Why Moving Home to Laurel After College Was the Best Thing That Ever Happened To Me
Laurel is a vibrant, growing city, where small businesses and groups of regular people, who love to dream, have bonded together in the spirit of community and are dedicated to restoring Laurel to her original glory. But around five years ago, our Home Town was a lot different.
If you would’ve asked me what I wanted to be when I graduated from high school or college, I would have said, “Anything! Just don’t make me move back to Laurel.”
I yearned for the bright, crowded streets of New York, bursting with opportunity for young talent; the willow-lined paths of Charleston, full of sweet tea and social charm or any city with a Chili’s and a Super Target. “Get me out of this hometown box of torture” is probably something I’d be caught saying in the Sonic parking lot on a Friday night.
A little dramatic, you think? Absolutely.
It’s a belief that infests teenagers and college students. That if you don’t run away as fast as you can from your hometown, you’ll never leave it or be successful.
There is some truth to the stigma that small towns don’t offer many opportunities for creatives or fast-paced millennials that hold infinite information at their fingertips. Everyone has experienced or knows someone with a negative connotation of small-town life, no matter where your roots may lie. But we have the ability to change that.
In Laurel’s case, the main obstacle was showing other people how much she had to offer instead of focusing on how much she lacked. As Erin Napier says, “Laurel’s like the pretty girl who doesn’t know she’s pretty.”
I’m here to confess to the world that moving back to my home town after college was the best thing that has ever happened to me and here’s why.
1. I’ve had the chance to recreate what #iliveinlaurel means to me.
2. It all begins with perspective …
And finding the beauty in what it’s front of you. No matter where you are – big city or small town.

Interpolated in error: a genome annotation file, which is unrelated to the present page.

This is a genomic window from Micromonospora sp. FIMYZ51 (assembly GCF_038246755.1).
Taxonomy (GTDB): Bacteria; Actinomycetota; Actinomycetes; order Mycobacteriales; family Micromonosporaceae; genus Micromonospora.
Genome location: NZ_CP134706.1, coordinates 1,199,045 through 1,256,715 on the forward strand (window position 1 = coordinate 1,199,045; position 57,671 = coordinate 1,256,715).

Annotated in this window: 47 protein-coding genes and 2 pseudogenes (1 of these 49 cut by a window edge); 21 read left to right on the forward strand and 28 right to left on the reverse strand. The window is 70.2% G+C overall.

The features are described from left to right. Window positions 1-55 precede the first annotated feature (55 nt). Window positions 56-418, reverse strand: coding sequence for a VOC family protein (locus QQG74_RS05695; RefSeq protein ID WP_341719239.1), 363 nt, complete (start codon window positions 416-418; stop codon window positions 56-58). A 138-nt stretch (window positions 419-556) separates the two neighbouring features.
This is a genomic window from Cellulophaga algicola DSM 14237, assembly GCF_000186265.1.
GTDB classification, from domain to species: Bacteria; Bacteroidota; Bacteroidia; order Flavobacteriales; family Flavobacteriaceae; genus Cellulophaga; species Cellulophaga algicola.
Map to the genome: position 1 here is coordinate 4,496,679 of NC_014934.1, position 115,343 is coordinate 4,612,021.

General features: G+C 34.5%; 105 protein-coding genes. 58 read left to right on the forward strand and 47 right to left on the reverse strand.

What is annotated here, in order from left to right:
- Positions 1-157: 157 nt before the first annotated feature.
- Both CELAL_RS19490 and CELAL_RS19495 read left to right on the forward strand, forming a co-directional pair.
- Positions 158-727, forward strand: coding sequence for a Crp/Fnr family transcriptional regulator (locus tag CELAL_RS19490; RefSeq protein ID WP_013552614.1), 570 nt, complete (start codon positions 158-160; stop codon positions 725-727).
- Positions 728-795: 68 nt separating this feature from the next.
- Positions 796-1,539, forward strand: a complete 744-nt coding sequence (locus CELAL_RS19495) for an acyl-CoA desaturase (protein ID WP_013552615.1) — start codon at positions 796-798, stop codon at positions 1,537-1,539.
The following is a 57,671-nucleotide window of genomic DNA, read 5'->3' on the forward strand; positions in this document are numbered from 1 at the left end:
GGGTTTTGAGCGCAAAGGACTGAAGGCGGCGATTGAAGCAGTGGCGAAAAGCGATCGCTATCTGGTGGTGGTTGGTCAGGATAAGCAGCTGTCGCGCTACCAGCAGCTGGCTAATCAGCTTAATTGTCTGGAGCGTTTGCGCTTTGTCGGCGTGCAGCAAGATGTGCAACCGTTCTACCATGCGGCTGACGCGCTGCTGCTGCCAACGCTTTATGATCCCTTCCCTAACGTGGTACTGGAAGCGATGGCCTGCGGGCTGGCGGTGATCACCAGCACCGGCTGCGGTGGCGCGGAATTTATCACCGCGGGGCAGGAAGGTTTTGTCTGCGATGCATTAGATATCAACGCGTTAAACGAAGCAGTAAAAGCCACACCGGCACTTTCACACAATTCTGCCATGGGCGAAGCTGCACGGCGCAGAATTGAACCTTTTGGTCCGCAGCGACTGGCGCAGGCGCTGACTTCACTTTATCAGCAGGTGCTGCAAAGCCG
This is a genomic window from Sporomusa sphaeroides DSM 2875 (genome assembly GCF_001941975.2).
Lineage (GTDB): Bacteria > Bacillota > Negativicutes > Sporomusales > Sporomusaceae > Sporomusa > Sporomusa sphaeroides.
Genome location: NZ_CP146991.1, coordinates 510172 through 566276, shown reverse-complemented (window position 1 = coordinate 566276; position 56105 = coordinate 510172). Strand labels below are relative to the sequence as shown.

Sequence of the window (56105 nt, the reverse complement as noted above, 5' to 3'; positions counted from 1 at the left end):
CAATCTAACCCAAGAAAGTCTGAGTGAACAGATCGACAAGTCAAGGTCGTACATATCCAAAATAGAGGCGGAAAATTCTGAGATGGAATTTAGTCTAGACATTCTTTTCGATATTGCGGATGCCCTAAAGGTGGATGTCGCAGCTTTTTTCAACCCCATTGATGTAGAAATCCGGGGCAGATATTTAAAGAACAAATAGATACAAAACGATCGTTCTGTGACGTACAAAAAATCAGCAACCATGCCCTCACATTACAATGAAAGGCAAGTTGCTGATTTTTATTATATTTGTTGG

3. It’s affordable to live here as a young adult, which is super important.
I can live in a comfortable house and enjoy dining out with my friends on a regular basis.
4. There are creatives and inspiration at every turn.
5. It’s not hard to build a side-hustle.
Stores across downtown offer young and experienced artists a place to showcase their work and locals are beyond supportive of the arts in Laurel.
6. There are a plethora of professional and personal mentors that genuinely care about your well-being and growth.
Community is a really important thing here.
7. Most importantly, my hometown is open-minded.
She stands with open arms for the opportunity to grow from its people’s ideas and values.
My favorite piece of advice came from one of my friends, Kaypounyers Maye at the University of Mississippi days before graduation. He told me, “The best part about leaving the place you love, is being able to come back and share everything you’ve learned while you were away.”
While I had moved away from Laurel for a couple of years, learned so much about myself and felt growth like I’d never known before… Laurel did too.
Every time I came home, a new business had popped up, or a mural had been painted.
People would talk about it and become excited. Then HGTV Home Town happened, and the rest is history.
Although this didn’t start with me, I’m choosing to dive in deep now. I want to disprove the stereotype about those who come home because they couldn’t make it in the real world.
I came home because my hometown offered me the entire world and something even better – a place to grow and try new things. I’m working every day to live a life and create the reality I’ve always dreamed of in the place that raised me. I’m choosing to give back to the city and its people that have given me so much.
Don’t get me wrong, I still wish Laurel had a Super Target. Except now I know it’s not the size of the town that makes a place home or fertile with opportunity. It’s the people that help her grow strong and the life they bring back to her once they leave.
Laurel isn’t done growing and thankfully, neither am I.